Your questions – answered.
Q. What legal matters are covered by Family Law?
A. Family law is inclusive of divorce, child custody, child relocation, child support, termination of parental rights, alimony, and guardianship.
Q. Can I file divorce in Nevada?
A. Individuals may file for divorce in Nevada if they have lived in the state for a minimum of six weeks and plan on living in Nevada during the duration of the divorce.
Q. What is the difference between legal custody and physical custody?
A. Legal custody gives a parent the right to make major life decisions for the child on their behalf. Examples include schooling, religion, and medical decisions. Physical custody refers to the child’s schedule, where they will live and with which parent they will spend their time.
Q. What are the qualifications for an annulment?
A. Surprisingly, Nevada does not have a time limit for an individual to file for annulment. However, there are specific criteria that must be met during a marriage for annulment consideration. For example, if a party was married to another individual at the time he or she married you. An annulment may be considered if an individual was under the age of 18 and did not obtain proper consent. Annulment would also be considered by the Court if one party was mentally instable or committed fraud at the time of marriage.
Q. How much does a divorce cost?
A. This is our most common question. While we aim to be fully transparent, this answer depends on multiple factors making it difficult to estimate the total cost without getting to know about your family. In Nevada, the average divorce costs about $14,000. As you can imagine, no two divorces are the same. Marital estate, child custody, alimony, and property disputes are some factors that increase the complexity of the divorce which may have an impact on the total cost. We realize divorce is emotional and worrying about costs can be intimidating. At Work Law, we are upfront and transparent. To be proactive, we will ask you to share financial information and relevant facts about your children at your consultation. At that time, we will provide advice and share expectations as we go through this process together.
Q. Can both my spouse and I use the same attorney for a divorce?
A. It is possible for an uncontested divorce. We would ask that you meet with Attorney Mathew Work together and sign an agreement waiving conflict of interest.
Q. How can Work Law help me gain child custody?
A. In Nevada, our judges often decide the outcome of child custody. It is critical your have an experienced family law attorney on your side – and preferably as early as possible. Ultimately, the court will make a decision in the best interest of your children. Consulting a lawyer prior to filing for divorce is critical when minor children are involved, especially if you believe they are at risk alone with your spouse.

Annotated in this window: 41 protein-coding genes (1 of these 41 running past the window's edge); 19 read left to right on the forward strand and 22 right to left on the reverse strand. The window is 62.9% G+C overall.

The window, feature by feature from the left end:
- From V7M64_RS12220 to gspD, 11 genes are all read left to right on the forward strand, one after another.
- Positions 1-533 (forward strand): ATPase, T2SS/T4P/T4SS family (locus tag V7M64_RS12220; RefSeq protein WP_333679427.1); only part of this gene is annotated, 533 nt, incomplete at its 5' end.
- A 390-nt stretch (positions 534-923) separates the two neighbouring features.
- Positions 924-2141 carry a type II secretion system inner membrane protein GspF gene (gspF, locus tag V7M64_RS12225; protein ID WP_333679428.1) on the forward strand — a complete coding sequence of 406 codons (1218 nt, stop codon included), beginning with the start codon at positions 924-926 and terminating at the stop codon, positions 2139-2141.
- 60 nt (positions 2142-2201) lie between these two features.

Q. Will the Court make us sell our house?
A. No, the Court cannot make you sell your property. However, Nevada is a Community Property state. Typically, all assets and debt acquired during the marriage are owned equally.
Q. How long does Divorce take?
A. Unfortunately, this is not so straightforward. An uncontested divorce typically takes one month. Once the attorney receives all pertinent information from their client, the attorney will draft the pleadings and submit to the Court. The Court will review the pleadings and sign the Decree of Divorce. If children are involved, the Court may require both parties to attend a course to assist children through divorce. Contested divorces, on the other hand, are a little more unpredictable because child custody, division of assets and financial issues must be resolved one by one. Additionally, the attorney your spouse chooses may be a factor in the length of time the process takes as well. On average, contested divorces take between 6-12 months, but may extended beyond the average for extraordinary situations.
Q. What type of [criminal] defense cases does Work Law handle?
A. Attorney Mathew Work’s background is in criminal defense. He served as a criminal prosecutor and found his way back to defending the rights of those convicted of a crime. At Work Law, we represent clients convicted of DUI, drug crimes, violent crimes, domestic violence, federal changes, felony charges and white collar crimes.
Q. What should I do if I am charged with a crime?
A. Regardless of why you were arrested or charged with a crime, you should know your constitutional right to remain silent and have an attorney present to represent you. Regardless if you are innocent or not, do not make a statement to the police officer until you meet with your lawyer.
Q. How can a former criminal prosecutor help me or a family member?
A. The Nevada criminal process is confusing. Our criminal defense attorney, Mathew Work, has the background and courtroom experience to communicate effectively with both the Court and his clients. If your case goes to trial, Mathew will gather evidence, challenge the prosecution’s claim, and defend your rights through a plea or at trial.